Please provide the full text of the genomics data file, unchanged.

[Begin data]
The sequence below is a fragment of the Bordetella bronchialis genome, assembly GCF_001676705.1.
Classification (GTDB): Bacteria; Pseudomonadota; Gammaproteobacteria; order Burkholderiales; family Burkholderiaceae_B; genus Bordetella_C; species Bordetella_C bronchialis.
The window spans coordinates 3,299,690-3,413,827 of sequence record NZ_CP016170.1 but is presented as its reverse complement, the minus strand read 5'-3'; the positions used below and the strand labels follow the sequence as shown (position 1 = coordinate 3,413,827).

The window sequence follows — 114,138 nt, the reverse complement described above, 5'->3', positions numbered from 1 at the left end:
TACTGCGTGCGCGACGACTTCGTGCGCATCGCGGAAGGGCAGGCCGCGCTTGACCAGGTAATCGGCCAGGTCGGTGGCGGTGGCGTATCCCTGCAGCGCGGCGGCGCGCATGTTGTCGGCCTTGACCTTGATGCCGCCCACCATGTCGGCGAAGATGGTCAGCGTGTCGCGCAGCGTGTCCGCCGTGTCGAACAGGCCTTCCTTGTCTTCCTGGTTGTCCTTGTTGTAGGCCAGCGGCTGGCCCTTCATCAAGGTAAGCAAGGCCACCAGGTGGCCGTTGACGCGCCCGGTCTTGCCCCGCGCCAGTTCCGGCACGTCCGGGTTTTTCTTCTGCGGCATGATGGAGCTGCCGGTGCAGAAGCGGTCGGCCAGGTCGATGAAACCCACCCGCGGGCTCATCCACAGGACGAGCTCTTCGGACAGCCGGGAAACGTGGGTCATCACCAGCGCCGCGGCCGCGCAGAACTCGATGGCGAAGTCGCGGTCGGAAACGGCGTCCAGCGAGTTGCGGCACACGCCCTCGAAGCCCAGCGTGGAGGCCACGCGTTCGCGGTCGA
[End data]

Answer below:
The sequence below is a fragment of the Bordetella bronchialis genome, assembly GCF_001676705.1.
Classification (GTDB): Bacteria; Pseudomonadota; Gammaproteobacteria; order Burkholderiales; family Burkholderiaceae_B; genus Bordetella_C; species Bordetella_C bronchialis.
The window spans coordinates 3,299,690-3,413,827 of sequence record NZ_CP016170.1 but is presented as its reverse complement, the minus strand read 5'-3'; the positions used below and the strand labels follow the sequence as shown (position 1 = coordinate 3,413,827).

The window sequence follows — 114,138 nt, the reverse complement described above, 5'->3', positions numbered from 1 at the left end:
TACTGCGTGCGCGACGACTTCGTGCGCATCGCGGAAGGGCAGGCCGCGCTTGACCAGGTAATCGGCCAGGTCGGTGGCGGTGGCGTATCCCTGCAGCGCGGCGGCGCGCATGTTGTCGGCCTTGACCTTGATGCCGCCCACCATGTCGGCGAAGATGGTCAGCGTGTCGCGCAGCGTGTCCGCCGTGTCGAACAGGCCTTCCTTGTCTTCCTGGTTGTCCTTGTTGTAGGCCAGCGGCTGGCCCTTCATCAAGGTAAGCAAGGCCACCAGGTGGCCGTTGACGCGCCCGGTCTTGCCCCGCGCCAGTTCCGGCACGTCCGGGTTTTTCTTCTGCGGCATGATGGAGCTGCCGGTGCAGAAGCGGTCGGCCAGGTCGATGAAACCCACCCGCGGGCTCATCCACAGGACGAGCTCTTCGGACAGCCGGGAAACGTGGGTCATCACCAGCGCCGCGGCCGCGCAGAACTCGATGGCGAAGTCGCGGTCGGAAACGGCGTCCAGCGAGTTGCGGCACACGCCCTCGAAGCCCAGCGTGGAGGCCACGCGTTCGCGGTCGA